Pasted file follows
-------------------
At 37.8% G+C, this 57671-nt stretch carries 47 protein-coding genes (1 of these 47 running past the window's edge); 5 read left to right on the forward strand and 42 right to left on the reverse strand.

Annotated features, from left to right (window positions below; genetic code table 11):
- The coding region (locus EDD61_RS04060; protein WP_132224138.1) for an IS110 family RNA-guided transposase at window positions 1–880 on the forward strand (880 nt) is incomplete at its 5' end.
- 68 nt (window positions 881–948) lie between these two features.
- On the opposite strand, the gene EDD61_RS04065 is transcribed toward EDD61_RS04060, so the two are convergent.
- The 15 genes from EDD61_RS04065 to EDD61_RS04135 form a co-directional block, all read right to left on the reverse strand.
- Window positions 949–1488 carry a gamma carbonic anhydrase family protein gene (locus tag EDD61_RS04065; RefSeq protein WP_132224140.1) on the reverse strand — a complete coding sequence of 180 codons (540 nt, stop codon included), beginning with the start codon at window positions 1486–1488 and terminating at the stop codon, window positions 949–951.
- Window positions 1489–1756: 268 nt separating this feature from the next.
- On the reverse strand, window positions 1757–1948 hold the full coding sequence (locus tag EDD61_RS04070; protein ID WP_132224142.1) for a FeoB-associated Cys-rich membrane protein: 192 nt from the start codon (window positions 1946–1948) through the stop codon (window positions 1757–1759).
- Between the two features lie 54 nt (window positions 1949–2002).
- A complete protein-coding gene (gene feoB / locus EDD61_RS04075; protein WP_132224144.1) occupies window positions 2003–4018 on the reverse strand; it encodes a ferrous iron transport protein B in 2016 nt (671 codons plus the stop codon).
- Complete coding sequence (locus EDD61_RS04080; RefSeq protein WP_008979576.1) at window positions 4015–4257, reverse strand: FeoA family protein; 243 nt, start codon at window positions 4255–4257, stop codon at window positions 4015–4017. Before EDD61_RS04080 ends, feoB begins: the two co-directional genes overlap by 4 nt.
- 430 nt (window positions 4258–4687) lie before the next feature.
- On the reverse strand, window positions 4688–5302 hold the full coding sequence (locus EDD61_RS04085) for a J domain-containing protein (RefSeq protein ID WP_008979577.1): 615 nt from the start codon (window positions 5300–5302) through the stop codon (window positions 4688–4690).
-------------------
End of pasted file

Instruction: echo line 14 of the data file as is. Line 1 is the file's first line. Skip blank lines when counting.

- On the reverse strand, window positions 4688–5302 hold the full coding sequence (locus EDD61_RS04085) for a J domain-containing protein (RefSeq protein ID WP_008979577.1): 615 nt from the start codon (window positions 5300–5302) through the stop codon (window positions 4688–4690).